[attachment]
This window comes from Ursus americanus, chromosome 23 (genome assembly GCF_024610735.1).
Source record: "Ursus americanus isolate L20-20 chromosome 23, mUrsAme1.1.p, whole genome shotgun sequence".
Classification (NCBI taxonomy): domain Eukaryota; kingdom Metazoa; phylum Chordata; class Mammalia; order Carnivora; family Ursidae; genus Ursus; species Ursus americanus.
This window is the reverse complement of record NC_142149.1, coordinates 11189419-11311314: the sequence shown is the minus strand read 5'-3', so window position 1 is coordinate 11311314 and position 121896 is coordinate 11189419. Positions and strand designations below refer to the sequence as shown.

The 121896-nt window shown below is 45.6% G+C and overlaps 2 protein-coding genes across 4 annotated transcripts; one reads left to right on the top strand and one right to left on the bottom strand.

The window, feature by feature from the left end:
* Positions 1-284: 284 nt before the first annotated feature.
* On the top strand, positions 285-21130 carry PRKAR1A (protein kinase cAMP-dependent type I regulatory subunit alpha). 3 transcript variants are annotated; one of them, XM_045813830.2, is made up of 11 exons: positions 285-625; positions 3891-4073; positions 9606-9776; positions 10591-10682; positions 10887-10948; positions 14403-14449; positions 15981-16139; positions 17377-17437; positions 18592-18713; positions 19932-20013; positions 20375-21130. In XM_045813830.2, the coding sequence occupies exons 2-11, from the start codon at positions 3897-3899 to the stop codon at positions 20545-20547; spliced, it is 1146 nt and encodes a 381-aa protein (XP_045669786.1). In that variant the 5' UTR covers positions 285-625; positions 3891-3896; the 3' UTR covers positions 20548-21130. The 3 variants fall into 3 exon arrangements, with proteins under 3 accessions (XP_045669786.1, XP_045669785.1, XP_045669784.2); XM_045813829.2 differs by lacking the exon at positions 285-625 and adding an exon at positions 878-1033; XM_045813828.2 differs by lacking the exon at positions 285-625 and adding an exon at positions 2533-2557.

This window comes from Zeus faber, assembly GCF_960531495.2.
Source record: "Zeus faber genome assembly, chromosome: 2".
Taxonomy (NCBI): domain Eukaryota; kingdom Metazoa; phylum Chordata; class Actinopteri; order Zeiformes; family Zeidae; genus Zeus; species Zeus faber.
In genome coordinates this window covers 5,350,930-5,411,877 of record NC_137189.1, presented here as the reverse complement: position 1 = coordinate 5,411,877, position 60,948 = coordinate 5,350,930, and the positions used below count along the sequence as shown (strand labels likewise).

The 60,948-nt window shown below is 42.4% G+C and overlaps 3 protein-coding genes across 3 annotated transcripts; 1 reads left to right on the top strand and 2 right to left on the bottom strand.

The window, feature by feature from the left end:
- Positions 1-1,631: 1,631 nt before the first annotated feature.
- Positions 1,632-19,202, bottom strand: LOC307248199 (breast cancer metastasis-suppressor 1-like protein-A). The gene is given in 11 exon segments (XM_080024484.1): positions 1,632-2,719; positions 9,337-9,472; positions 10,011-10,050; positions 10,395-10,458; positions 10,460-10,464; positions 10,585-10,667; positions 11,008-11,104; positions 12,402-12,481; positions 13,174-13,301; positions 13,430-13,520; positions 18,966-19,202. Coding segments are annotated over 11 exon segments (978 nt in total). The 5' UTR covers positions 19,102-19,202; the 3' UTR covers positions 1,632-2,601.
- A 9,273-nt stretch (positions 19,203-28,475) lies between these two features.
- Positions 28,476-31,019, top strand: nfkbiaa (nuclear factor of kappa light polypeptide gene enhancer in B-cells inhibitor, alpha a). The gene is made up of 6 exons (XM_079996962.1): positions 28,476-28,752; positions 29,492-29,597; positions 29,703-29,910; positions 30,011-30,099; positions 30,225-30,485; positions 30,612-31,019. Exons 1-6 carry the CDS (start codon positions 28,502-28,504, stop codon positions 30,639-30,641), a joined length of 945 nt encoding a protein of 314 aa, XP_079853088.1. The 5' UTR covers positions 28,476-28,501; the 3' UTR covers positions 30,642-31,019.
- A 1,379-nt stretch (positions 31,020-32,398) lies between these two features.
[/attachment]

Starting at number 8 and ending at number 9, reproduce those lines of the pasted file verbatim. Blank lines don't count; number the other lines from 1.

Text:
* On the top strand, positions 285-21130 carry PRKAR1A (protein kinase cAMP-dependent type I regulatory subunit alpha). 3 transcript variants are annotated; one of them, XM_045813830.2, is made up of 11 exons: positions 285-625; positions 3891-4073; positions 9606-9776; positions 10591-10682; positions 10887-10948; positions 14403-14449; positions 15981-16139; positions 17377-17437; positions 18592-18713; positions 19932-20013; positions 20375-21130. In XM_045813830.2, the coding sequence occupies exons 2-11, from the start codon at positions 3897-3899 to the stop codon at positions 20545-20547; spliced, it is 1146 nt and encodes a 381-aa protein (XP_045669786.1). In that variant the 5' UTR covers positions 285-625; positions 3891-3896; the 3' UTR covers positions 20548-21130. The 3 variants fall into 3 exon arrangements, with proteins under 3 accessions (XP_045669786.1, XP_045669785.1, XP_045669784.2); XM_045813829.2 differs by lacking the exon at positions 285-625 and adding an exon at positions 878-1033; XM_045813828.2 differs by lacking the exon at positions 285-625 and adding an exon at positions 2533-2557.

This window comes from Zeus faber, assembly GCF_960531495.2.